Ophthalmology vs Optometry: What's The Difference?

At Acuity Eye Specialists, our employees field this question fairly often. What differentiates one eye doctor fro another? While there is definite overlap, there are a few key differences, which are covered here.

1. Education

An optometrist (known as an OD) has been trained to manage eye disease, prescribe contacts, and remove foreign bodies from the eye. Typically, an optometrist has completed four years of undergraduate education and four years in an optometry program, which focuses on improving on a patient’s eyesight through the use of contacts and glasses. Courses in detecting eye disease are also a focus.

Conversely, an ophthalmologist is a trained medical doctor who has earned either an MD or a DO. Typically, they’ve spent four years in medical school, four years in undergrad, and another three years studying surgery and ways of treating diseases of the eye.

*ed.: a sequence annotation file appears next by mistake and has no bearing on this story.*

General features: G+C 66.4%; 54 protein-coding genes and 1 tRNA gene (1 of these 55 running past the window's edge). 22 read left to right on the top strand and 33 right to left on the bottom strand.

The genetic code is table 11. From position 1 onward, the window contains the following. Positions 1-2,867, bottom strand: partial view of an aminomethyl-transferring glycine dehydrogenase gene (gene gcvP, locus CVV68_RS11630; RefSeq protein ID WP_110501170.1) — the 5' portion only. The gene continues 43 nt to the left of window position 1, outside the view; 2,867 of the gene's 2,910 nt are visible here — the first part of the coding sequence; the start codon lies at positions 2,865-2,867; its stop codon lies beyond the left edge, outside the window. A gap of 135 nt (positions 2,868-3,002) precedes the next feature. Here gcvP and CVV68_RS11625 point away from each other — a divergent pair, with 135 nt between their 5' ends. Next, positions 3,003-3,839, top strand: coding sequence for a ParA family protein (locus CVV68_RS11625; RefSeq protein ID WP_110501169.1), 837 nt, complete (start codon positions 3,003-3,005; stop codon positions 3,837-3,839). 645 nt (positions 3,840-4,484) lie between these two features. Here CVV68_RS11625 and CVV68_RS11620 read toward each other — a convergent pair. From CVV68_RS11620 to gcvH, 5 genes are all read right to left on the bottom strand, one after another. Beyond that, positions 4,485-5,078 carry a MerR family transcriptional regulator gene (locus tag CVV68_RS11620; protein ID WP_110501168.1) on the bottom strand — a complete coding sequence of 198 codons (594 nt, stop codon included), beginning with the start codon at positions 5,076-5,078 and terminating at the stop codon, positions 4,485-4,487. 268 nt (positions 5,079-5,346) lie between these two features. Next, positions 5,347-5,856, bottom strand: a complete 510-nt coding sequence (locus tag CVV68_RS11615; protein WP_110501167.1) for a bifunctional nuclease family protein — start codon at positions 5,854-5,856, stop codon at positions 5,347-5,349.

2. Scope of Role

Stated previously, the overlap between the two professions can be confusing. While ophthalmologists are able to prescribe glasses and contact lenses, this is not their typical role. The focus of the ophthalmologist is to diagnose, treat, and manage ocular diseases such as glaucoma and macular degeneration, often through surgical means. An optometrists’ main focus is on improving the eyesight of the patient. While an optometrist may detect diseases in their patient, they will then often refer their patient to an ophthalmologist as the next step of treatment.